The Siege of Washington: The Untold Story of the Twelve Days That Shook the Union
On April 14, 1861, following the surrender of Fort Sumter, Washington was "put into the condition of a siege," declared Abraham Lincoln. Located sixty miles south of the Mason-Dixon Line, the nation's capital was surrounded by the slave states of Maryland and Virginia. With no fortifications and only a handful of trained soldiers, Washington was an ideal target for the Confederacy. The South echoed with cries of "On to Washington!" and Jefferson Davis's wife sent out cards inviting her friends to a reception at the White House on May 1. Lincoln issued an emergency proclamation on April 15, calling for 75,000 troops to suppress the rebellion and protect the capital. One question now transfixed the nation: whose forces would reach Washington first-Northern defenders or Southern attackers? For 12 days, the city's fate hung in the balance. Washington was entirely isolated from the North-without trains, telegraph, or mail. Sandbags were stacked around major landmarks, and the unfinished Capitol was transformed into a barracks, with volunteer troops camping out in the House and Senate chambers. Meanwhile, Maryland secessionists blocked the passage of Union reinforcements trying to reach Washington, and a rumored force of 20,000 Confederate soldiers lay in wait just across the Potomac River. Drawing on firsthand accounts, The Siege of Washington tells this story from the perspective of leading officials, residents trapped inside the city, Confederates plotting to seize it, and Union troops racing to save it, capturing with brilliance and immediacy the precarious first days of the Civil War.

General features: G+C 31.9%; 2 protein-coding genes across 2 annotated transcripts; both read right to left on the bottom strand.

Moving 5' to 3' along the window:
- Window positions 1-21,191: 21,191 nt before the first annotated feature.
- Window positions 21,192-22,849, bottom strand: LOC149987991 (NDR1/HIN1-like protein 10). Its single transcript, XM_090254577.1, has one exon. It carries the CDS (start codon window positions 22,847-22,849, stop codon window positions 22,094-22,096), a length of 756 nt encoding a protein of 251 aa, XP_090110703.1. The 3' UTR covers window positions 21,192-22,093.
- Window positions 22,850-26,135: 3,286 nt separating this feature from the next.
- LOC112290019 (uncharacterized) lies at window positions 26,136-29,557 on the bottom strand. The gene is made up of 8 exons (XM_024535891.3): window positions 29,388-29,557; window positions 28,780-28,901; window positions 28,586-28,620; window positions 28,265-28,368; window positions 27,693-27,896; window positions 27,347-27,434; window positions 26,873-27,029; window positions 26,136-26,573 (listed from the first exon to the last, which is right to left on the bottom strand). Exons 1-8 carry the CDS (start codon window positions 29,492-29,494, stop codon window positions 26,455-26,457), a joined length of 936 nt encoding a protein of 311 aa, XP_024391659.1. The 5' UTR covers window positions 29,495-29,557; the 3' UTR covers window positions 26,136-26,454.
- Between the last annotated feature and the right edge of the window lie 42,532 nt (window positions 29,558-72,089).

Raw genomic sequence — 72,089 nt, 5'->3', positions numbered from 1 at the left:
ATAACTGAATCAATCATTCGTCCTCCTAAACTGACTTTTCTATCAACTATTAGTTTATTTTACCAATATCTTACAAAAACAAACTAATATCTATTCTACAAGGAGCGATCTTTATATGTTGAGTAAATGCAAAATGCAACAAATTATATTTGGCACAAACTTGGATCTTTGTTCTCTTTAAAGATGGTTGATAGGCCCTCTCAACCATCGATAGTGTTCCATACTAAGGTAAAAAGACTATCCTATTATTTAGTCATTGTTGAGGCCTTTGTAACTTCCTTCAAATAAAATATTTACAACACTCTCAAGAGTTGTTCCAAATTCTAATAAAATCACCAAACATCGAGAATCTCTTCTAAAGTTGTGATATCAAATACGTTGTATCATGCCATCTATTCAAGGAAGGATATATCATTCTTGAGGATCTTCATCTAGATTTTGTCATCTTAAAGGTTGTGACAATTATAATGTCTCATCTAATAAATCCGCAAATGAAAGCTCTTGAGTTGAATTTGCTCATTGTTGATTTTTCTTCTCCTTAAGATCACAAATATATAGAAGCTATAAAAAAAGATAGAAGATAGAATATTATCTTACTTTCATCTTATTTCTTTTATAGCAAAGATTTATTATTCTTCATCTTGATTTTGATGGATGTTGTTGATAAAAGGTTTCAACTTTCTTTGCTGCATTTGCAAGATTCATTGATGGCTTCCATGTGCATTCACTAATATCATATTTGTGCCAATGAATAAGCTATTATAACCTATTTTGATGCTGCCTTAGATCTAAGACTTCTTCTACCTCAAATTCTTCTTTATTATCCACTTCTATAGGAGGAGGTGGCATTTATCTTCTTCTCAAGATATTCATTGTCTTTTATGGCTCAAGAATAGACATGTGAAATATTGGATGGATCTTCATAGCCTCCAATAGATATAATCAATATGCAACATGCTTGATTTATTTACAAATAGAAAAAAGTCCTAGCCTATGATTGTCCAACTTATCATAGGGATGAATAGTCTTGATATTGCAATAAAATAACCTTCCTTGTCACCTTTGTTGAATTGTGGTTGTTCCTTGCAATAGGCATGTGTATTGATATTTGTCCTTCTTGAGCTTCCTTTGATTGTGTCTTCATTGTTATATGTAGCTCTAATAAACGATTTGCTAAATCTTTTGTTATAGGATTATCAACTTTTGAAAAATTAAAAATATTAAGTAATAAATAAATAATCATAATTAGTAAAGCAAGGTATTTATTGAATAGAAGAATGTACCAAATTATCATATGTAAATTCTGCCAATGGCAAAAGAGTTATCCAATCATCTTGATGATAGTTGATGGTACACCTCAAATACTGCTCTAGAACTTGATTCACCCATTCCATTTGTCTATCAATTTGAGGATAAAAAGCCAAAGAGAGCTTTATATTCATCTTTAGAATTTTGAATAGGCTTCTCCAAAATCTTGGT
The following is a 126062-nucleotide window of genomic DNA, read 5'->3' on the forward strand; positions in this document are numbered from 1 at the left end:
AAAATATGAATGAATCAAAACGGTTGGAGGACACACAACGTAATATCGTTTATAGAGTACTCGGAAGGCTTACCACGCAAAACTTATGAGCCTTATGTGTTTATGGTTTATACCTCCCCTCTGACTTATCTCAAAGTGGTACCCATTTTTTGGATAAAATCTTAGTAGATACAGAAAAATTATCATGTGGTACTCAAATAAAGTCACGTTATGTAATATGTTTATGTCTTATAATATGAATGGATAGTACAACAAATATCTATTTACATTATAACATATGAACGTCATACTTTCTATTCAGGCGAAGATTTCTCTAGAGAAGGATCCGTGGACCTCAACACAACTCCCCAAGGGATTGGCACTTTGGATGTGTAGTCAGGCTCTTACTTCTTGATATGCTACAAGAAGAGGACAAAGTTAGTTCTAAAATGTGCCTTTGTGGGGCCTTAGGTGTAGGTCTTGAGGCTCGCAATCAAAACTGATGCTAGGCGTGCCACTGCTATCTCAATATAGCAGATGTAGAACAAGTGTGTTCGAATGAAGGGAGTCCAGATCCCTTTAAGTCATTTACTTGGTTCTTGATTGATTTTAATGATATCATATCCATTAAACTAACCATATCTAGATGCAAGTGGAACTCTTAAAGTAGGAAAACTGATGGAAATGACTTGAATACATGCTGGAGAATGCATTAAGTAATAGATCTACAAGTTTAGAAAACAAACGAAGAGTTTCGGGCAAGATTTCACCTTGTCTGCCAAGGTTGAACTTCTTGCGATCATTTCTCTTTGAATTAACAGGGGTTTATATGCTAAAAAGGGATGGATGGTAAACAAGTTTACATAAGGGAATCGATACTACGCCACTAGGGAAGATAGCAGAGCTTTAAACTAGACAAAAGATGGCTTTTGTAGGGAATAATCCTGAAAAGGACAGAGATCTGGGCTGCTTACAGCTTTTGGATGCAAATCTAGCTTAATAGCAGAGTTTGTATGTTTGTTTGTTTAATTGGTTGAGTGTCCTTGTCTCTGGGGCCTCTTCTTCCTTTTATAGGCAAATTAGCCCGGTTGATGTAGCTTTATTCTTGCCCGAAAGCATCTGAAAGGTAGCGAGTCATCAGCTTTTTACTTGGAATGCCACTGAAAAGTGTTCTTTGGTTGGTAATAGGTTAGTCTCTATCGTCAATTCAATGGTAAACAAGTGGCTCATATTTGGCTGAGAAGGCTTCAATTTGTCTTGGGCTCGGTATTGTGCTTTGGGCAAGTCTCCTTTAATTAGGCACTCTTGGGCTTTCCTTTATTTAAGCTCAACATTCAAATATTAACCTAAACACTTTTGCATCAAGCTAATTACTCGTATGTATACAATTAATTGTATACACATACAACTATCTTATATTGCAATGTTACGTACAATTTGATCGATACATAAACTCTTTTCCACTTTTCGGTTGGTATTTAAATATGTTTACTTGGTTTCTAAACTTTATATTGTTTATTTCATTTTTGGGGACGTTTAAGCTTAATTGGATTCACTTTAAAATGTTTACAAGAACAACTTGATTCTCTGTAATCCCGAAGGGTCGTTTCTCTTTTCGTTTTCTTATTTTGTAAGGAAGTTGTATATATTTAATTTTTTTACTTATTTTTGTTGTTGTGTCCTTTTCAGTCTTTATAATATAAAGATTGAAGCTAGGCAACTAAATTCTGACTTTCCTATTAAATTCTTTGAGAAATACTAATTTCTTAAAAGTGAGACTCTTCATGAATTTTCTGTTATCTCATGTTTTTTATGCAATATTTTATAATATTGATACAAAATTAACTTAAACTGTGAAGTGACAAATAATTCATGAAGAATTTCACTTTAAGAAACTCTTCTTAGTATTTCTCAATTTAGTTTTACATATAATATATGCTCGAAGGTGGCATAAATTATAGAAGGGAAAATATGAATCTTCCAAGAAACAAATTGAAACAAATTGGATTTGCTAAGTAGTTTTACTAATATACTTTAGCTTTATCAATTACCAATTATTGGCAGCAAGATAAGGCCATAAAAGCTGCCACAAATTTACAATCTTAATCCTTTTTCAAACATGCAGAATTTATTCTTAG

What people are saying - Write a review
LibraryThing ReviewUser Review - TLCrawford - LibraryThing
John Lockwood’s book “The Siege of Washington” looks at the twelve days after the fall of Fort Sumter when the nation's capital stood undefended in a sea of secessionists. Lockwood makes good use of ... Read full review
LibraryThing ReviewUser Review - cyderry - LibraryThing
At the time that the Union surrendered Fort Sumter and the war was starting, neither the Confederacy or the United States was prepared for war. Some of the southern states had yet to decide on ... Read full review
Other editions - View all
The Siege of Washington: The Untold Story of the Twelve Days That Shook the ...
John Lockwood,Charles Lockwood
No preview available - 2011